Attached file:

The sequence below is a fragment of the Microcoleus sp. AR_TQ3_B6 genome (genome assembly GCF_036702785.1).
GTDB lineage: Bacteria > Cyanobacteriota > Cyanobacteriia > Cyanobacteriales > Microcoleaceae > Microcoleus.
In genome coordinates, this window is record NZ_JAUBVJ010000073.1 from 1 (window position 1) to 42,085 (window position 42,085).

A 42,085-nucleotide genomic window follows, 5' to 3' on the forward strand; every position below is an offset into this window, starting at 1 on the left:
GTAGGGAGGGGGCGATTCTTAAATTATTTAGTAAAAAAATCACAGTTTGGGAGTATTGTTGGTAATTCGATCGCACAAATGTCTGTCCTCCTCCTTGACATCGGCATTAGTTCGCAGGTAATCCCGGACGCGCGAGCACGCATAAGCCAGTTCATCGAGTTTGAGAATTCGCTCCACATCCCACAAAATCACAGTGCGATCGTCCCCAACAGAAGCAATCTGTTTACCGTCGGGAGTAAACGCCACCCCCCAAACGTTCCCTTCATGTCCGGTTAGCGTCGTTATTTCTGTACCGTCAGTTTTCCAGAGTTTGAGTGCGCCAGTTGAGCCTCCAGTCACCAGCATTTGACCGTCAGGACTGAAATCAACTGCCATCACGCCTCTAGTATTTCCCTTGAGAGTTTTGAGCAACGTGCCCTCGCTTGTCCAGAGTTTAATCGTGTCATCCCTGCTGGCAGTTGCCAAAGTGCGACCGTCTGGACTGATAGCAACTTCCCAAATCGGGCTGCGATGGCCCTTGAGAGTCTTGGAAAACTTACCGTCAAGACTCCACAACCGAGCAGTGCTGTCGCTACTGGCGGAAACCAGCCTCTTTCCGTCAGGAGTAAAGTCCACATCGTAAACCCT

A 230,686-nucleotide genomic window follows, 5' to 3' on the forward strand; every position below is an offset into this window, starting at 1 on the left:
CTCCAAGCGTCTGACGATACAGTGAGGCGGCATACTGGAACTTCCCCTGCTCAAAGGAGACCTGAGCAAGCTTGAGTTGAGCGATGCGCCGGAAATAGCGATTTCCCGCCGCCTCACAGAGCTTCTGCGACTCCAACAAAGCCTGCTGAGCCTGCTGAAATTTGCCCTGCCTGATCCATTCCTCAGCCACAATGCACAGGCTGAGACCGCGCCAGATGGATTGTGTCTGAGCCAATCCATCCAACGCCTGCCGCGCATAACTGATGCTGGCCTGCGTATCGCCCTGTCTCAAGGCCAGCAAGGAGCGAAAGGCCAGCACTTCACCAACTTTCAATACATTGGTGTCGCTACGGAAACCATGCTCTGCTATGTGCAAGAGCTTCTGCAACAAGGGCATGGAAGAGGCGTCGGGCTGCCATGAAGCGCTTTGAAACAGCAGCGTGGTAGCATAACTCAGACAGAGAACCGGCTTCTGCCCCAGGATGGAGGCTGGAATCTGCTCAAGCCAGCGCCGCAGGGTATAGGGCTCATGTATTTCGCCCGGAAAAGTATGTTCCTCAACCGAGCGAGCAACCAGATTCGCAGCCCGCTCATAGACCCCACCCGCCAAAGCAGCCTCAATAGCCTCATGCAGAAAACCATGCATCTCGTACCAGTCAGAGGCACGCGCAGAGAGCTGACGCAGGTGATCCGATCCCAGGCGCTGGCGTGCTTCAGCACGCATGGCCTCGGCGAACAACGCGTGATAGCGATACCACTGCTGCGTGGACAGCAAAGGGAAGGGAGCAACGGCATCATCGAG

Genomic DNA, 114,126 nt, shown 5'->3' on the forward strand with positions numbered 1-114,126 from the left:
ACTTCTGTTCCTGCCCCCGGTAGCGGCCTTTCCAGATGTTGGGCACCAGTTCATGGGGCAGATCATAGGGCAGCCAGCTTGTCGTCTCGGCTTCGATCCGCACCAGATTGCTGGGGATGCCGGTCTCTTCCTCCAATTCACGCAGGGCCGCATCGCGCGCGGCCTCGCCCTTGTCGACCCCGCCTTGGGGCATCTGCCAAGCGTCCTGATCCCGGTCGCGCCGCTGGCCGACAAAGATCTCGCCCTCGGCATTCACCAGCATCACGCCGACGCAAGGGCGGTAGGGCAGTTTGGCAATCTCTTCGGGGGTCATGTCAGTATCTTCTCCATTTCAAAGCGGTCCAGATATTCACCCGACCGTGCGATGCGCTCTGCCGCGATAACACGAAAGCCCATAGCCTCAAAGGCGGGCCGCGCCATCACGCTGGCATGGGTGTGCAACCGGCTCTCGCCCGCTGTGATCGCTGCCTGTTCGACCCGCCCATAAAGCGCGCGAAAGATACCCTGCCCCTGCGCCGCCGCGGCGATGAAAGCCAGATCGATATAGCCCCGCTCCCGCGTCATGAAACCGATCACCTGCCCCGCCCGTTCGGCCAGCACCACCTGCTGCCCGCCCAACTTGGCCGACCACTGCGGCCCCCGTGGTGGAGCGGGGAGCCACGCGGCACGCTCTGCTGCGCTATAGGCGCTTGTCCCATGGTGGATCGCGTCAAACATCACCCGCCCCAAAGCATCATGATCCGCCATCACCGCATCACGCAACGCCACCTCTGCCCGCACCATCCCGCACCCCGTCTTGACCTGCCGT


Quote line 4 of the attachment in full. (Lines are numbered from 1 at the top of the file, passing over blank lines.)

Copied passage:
A 42,085-nucleotide genomic window follows, 5' to 3' on the forward strand; every position below is an offset into this window, starting at 1 on the left: